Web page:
And for $$\dot{x}<0$$ we have\begin{align*} \ddot{x}-f+\omega _{n}^{2}x & =0\\ \ddot{x}+\omega _{n}^{2}x & =f \end{align*}

Analyze each case separately. For $$\dot{x}>0$$ we have\begin{align*} \frac{d}{dt}\dot{x}+\omega _{n}^{2}x_{1} & =-f\\ \frac{dx_{2}}{dt}+\omega _{n}^{2}x_{1} & =-f\\ \frac{dx_{2}}{dx_{1}}\frac{dx_{1}}{dt}+\omega _{n}^{2}x_{1} & =-f\\ \frac{dx_{2}}{dx_{1}}x_{2}+\omega _{n}^{2}x_{1} & =-f\\ \frac{dx_{2}}{dx_{1}}x_{2} & =-f-\omega _{n}^{2}x_{1}\\ dx_{2}x_{2} & =\left ( -f-\omega _{n}^{2}x_{1}\right ) dx_{1} \end{align*}

Integrating both sides, we obtain$\frac{x_{2}^{2}}{2}=\left ( -fx_{1}-\frac{\omega _{n}^{2}x_{1}^{2}}{2}\right ) +C$ Using IC given by $$x_{1}\left ( 0\right ) =10\left ( \frac{f}{\omega _{n}^{2}}\right )$$ and $$x_{2}\left ( 0\right ) =0$$, then the above becomes\begin{align*} 0 & =\left ( -f\times 10\left ( \frac{f}{\omega _{n}^{2}}\right ) -\frac{\omega _{n}^{2}\left [ 10\left ( \frac{f}{\omega _{n}^{2}}\right ) \right ] ^{2}}{2}\right ) +C\\ 0 & =-\frac{10f^{2}}{\omega _{n}^{2}}-50\omega _{n}^{2}\left ( \frac{f^{2}}{\omega _{n}^{4}}\right ) +C\\ C & =\frac{10f^{2}}{\omega _{n}^{2}}+50\frac{f^{2}}{\omega _{n}^{2}} \end{align*}

Hence$\fbox{C=60\left ( \frac{f}{\omega _{n}}\right ) ^{2}}$ Therefore, the phase portrait is $x_{2}^{2}=-2fx_{1}-\omega _{n}^{2}x_{1}^{2}+120\left ( \frac{f}{\omega _{n}}\right ) ^{2}$ Hence$\fbox{x_{2}=\pm \sqrt{120\left ( \frac{f}{\omega _{n}}\right ) ^{2}-2fx_{1}-\omega _{n}^{2}x_{1}^{2}}}$ Given $$f$$ and $$\omega _{n}$$ we can plot the phase plane. For $$\dot{x}<0$$ we have\begin{align*} \frac{d}{dt}\dot{x}+\omega _{n}^{2}x_{1} & =f\\ \frac{dx_{2}}{dx_{1}}x_{2} & =f-\omega _{n}^{2}x_{1}\\ dx_{2}x_{2} & =\left ( f-\omega _{n}^{2}x_{1}\right ) dx_{1} \end{align*}

Integrating both sides, we obtain$\frac{x_{2}^{2}}{2}=\left ( fx_{1}-\frac{\omega _{n}^{2}x_{1}^{2}}{2}\right ) +C$ Using IC given by $$x_{1}\left ( 0\right ) =10\left ( \frac{f}{\omega _{n}^{2}}\right )$$ and $$x_{2}\left ( 0\right ) =0$$, then the above becomes\begin{align*} 0 & =\left ( f\times 10\left ( \frac{f}{\omega _{n}^{2}}\right ) -\frac{\omega _{n}^{2}\left [ 10\left ( \frac{f}{\omega _{n}^{2}}\right ) \right ] ^{2}}{2}\right ) +C\\ C & =-\frac{10f^{2}}{\omega _{n}^{2}}+50\frac{f^{2}}{\omega _{n}^{2}} \end{align*}

Hence$\fbox{C=40\left ( \frac{f}{\omega _{n}}\right ) ^{2}}$ Therefore, the phase portrait is \begin{align*} \frac{x_{2}^{2}}{2} & =\left ( fx_{1}-\frac{\omega _{n}^{2}x_{1}^{2}}{2}\right ) +40\left ( \frac{f}{\omega _{n}}\right ) ^{2}\\ x_{2}^{2} & =2fx_{1}-\omega _{n}^{2}x_{1}^{2}+80\left ( \frac{f}{\omega _{n}}\right ) ^{2} \end{align*}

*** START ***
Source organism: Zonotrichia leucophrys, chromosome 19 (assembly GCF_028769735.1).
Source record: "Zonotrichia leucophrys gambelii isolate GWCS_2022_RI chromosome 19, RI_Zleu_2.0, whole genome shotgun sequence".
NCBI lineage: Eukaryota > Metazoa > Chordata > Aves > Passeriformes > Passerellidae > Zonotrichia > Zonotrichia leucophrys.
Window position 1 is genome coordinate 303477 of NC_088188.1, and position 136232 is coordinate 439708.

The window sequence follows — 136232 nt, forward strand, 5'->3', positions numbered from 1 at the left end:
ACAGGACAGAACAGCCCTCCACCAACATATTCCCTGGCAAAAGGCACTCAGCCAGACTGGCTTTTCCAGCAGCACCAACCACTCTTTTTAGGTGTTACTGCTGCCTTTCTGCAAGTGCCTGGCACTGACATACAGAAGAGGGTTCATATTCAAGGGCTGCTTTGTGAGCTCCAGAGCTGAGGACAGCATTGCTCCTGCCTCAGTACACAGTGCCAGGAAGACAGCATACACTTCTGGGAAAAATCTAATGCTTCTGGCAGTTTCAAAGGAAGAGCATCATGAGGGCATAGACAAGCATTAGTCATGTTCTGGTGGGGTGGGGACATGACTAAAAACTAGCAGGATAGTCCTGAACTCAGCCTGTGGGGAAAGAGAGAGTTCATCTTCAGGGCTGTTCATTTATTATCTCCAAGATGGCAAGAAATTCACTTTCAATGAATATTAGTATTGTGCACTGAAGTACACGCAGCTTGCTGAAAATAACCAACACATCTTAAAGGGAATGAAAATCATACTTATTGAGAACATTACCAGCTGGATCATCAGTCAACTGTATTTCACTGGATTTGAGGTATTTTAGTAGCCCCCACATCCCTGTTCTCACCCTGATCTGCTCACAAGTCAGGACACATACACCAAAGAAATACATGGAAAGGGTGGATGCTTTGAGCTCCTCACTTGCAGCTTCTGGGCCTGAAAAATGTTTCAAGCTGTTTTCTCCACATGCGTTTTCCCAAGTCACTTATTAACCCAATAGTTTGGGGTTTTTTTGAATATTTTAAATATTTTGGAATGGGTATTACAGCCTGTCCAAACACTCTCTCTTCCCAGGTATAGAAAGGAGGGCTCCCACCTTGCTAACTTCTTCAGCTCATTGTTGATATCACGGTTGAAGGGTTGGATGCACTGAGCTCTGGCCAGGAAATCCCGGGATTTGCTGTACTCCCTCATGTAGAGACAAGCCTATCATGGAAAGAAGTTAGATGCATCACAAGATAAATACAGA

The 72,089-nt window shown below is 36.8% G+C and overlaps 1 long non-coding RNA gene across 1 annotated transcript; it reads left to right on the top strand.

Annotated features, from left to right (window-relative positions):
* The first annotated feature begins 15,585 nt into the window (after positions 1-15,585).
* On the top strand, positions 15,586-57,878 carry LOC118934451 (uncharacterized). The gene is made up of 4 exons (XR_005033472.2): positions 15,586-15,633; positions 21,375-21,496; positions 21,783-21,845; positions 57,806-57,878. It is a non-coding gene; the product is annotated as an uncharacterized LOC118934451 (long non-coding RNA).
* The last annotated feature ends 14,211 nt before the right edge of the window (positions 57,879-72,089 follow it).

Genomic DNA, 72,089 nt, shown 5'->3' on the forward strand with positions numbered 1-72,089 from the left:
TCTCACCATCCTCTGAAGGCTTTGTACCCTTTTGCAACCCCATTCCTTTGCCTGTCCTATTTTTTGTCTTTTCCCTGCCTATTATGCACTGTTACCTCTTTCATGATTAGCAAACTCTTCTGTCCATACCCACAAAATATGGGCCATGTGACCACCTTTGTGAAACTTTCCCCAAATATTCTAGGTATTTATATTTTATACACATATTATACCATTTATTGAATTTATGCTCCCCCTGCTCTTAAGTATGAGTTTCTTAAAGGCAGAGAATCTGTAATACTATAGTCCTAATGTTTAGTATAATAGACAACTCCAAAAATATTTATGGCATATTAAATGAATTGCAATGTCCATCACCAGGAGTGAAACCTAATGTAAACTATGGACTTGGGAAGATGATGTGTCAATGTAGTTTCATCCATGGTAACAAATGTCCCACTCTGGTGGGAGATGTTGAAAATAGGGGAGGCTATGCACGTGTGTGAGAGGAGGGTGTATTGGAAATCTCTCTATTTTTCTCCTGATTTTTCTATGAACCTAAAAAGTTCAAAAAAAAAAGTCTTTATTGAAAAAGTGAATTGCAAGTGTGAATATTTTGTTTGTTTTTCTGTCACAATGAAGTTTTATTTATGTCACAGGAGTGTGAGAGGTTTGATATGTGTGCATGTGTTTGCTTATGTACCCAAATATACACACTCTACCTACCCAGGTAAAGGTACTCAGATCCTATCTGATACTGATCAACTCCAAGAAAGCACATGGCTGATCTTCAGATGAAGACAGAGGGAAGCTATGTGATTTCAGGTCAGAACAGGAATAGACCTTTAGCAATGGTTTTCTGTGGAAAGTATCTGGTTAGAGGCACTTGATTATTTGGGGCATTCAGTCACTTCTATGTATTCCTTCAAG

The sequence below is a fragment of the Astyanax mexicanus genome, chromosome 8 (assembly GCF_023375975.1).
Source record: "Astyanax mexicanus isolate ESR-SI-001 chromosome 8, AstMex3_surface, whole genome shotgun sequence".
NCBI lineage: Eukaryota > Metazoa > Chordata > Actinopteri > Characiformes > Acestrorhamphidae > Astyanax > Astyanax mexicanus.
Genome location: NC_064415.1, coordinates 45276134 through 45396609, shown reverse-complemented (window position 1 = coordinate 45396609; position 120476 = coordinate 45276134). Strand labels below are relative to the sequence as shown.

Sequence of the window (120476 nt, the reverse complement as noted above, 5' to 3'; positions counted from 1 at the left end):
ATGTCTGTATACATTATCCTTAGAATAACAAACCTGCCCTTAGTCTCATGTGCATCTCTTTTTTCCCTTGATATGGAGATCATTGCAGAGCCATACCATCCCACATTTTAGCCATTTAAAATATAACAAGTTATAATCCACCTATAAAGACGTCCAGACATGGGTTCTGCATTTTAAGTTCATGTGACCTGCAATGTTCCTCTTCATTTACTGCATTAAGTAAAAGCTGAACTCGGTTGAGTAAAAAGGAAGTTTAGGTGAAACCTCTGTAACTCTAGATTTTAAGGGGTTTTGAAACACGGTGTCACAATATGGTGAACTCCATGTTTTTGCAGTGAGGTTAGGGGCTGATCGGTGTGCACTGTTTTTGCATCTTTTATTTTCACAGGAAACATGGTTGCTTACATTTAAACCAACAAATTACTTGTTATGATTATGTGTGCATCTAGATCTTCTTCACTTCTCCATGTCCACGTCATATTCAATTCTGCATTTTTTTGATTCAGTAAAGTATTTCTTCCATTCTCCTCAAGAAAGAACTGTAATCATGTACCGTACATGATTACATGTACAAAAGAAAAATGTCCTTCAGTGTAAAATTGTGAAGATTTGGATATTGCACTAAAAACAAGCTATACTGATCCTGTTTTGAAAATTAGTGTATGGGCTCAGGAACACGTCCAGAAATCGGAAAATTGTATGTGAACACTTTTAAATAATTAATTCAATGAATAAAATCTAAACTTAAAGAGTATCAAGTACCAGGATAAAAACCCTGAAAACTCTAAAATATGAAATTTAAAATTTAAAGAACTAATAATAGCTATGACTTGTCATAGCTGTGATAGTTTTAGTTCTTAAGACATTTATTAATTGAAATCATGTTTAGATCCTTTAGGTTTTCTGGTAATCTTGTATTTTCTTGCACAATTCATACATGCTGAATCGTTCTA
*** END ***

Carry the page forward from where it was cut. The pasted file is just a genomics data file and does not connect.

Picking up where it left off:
Hence$\fbox{x_{2}=\pm \sqrt{80\left ( \frac{f}{\omega _{n}}\right ) ^{2}+2fx_{1}-\omega _{n}^{2}x_{1}^{2}}}$ Given $$f$$ and $$\omega _{n}$$ we can plot the phase plane

### 9 Problem 8

$\frac{dy}{dx}=\frac{-cy-\left ( x-0.1x^{3}\right ) }{y}$ From the above phase plane, obtain the diﬀerential equation, and then convert back to state space and obtain the system matrix.

Writing it in state space, where we take $$y=x_{2}$$ and $$x=x_{1}$$, we obtain\begin{align*} \frac{dx_{2}}{dx_{1}} & =\frac{-cx_{2}-\left ( x_{1}-0.1x_{1}^{3}\right ) }{x_{2}}\\ \frac{dx_{2}}{dx_{1}}x_{2} & =-cx_{2}-\left ( x_{1}-0.1x_{1}^{3}\right ) \\ \frac{dx_{2}}{dx_{1}}\frac{dx_{1}}{dt} & =-cx_{2}-\left ( x_{1}-0.1x_{1}^{3}\right ) \\ \frac{dx_{2}}{dt} & =-cx_{2}-\left ( x_{1}-0.1x_{1}^{3}\right ) \\ \ddot{x} & =-cx_{2}-\left ( x_{1}-0.1x_{1}^{3}\right ) \end{align*}

Hence the ODE is$\ddot{x}+c\dot{x}+\left ( x-0.1x^{3}\right ) =0$ Therefore$\left . \begin{array} [c]{c}x_{1}=x\\ x_{2}=\dot{x}\end{array} \right \} \left . \begin{array} [c]{l}\dot{x}_{1}=\dot{x}\\ \dot{x}_{2}=-c\dot{x}-\left ( x-0.1x^{3}\right ) \end{array} \right \} \begin{array} [c]{l}\dot{x}_{1}=x_{2}\\ \dot{x}_{2}=-cx_{2}-\left ( x_{1}-0.1x_{1}^{3}\right ) \end{array}$ Hence$\begin{pmatrix} \dot{x}_{1}\\ \dot{x}_{2}\end{pmatrix} =\begin{pmatrix} x_{2}\\ -cx_{2}-\left ( x_{1}-0.1x_{1}^{3}\right ) \end{pmatrix} =\begin{pmatrix} g\left ( x_{1},x_{2}\right ) \\ f\left ( x_{1},x_{2}\right ) \end{pmatrix}$ Hence, the linearized system matrix is, which we evaluate at $$\left ( 0,0\right )$$ is$A=\begin{pmatrix} \frac{\partial g}{\partial x_{1}} & \frac{\partial g}{\partial x_{2}}\\ \frac{\partial f}{\partial x_{1}} & \frac{\partial f}{\partial x_{2}}\end{pmatrix} _{x_{1}=0,x_{2}=0}$ But $$\frac{\partial g}{\partial x_{1}}=0,\frac{\partial g}{\partial x_{2}}=1,\frac{\partial f}{\partial x_{1}}=-1+0.3x_{1}^{2},\frac{\partial f}{\partial x_{2}}=-c$$, hence\begin{align*} A & =\begin{pmatrix} 0 & 1\\ -1+0.3x_{1}^{2} & -c \end{pmatrix} _{x_{1}=0,x_{2}=0}\\ A & =\begin{pmatrix} 0 & 1\\ -1 & -c \end{pmatrix} \end{align*}

Hence\begin{align*} \begin{vmatrix} -\lambda & 1\\ -1 & -c-\lambda \end{vmatrix} & =0\\ \left ( -\lambda \right ) \left ( -c-\lambda \right ) +1 & =0\\ \lambda ^{2}-c\lambda +1 & =0 \end{align*}

Hence $\lambda _{1,2}=\left ( \begin{array} [c]{c}\frac{c}{2}+\sqrt{\frac{c^{2}}{4}-1}\\ \frac{c}{2}-\sqrt{\frac{c^{2}}{4}-1}\end{array} \right )$ We set up the following table$\begin{tabular} [c]{|l|l|l|l|}\hline c value & roots form & Location of roots & type of stability at \left ( 0,0\right ) \\\hline c>0 and \left \vert c\right \vert <2 & \alpha \pm i\beta  where \alpha >0 & In RHS complex plane & Spiral out, UNSTABLE\\\hline c>0 and \left \vert c\right \vert >2 & \alpha \pm \beta  where \alpha >0 and \beta <\alpha  & In RHS on the real line & Repelling, UNSTABLE\\\hline c<0 and \left \vert c\right \vert <2 & \alpha \pm i\beta  where \alpha <0 & In LHS complex plane & Spiral in, STABLE\\\hline c<0 and \left \vert c\right \vert >2 & \alpha \pm \beta  where \alpha <0 and \beta <\alpha  & In LHS on the real line & Attracting, STABLE\\\hline \end{tabular} \$ We see that for $$c>0$$, system is UNSTABLE and depending on value of $$c$$, it is either Spiral out or Repelling